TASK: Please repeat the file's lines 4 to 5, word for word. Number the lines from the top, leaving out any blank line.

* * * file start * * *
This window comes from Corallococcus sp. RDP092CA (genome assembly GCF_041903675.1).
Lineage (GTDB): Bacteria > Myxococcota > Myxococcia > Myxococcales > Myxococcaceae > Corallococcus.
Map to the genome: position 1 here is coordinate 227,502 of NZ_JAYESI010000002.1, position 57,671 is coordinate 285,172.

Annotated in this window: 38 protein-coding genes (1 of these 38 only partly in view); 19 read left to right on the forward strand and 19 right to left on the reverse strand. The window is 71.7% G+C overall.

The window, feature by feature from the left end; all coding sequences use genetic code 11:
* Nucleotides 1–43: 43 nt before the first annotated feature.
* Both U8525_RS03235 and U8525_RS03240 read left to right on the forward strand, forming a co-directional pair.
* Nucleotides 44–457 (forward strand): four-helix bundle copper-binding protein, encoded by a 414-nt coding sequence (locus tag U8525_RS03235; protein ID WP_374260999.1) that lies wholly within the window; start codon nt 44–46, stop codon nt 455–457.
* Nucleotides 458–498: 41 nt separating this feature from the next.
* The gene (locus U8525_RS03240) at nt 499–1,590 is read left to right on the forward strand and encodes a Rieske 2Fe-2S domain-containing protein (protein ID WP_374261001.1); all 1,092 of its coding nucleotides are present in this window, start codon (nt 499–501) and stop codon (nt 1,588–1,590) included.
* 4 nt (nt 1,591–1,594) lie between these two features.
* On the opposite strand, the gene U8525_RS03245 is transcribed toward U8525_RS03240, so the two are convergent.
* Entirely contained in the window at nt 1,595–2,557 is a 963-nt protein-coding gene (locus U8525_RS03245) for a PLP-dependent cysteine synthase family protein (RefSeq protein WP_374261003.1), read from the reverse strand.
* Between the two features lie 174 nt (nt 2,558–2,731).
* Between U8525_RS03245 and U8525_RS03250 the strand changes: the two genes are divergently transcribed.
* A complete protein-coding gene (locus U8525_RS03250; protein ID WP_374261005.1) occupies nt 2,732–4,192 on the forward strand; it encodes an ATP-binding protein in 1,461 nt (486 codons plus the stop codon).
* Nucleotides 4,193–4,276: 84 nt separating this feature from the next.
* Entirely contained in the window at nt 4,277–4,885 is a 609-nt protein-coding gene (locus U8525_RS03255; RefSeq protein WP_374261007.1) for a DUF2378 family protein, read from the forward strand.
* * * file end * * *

Annotated in this window: 38 protein-coding genes (1 of these 38 only partly in view); 19 read left to right on the forward strand and 19 right to left on the reverse strand. The window is 71.7% G+C overall.

The window, feature by feature from the left end; all coding sequences use genetic code 11: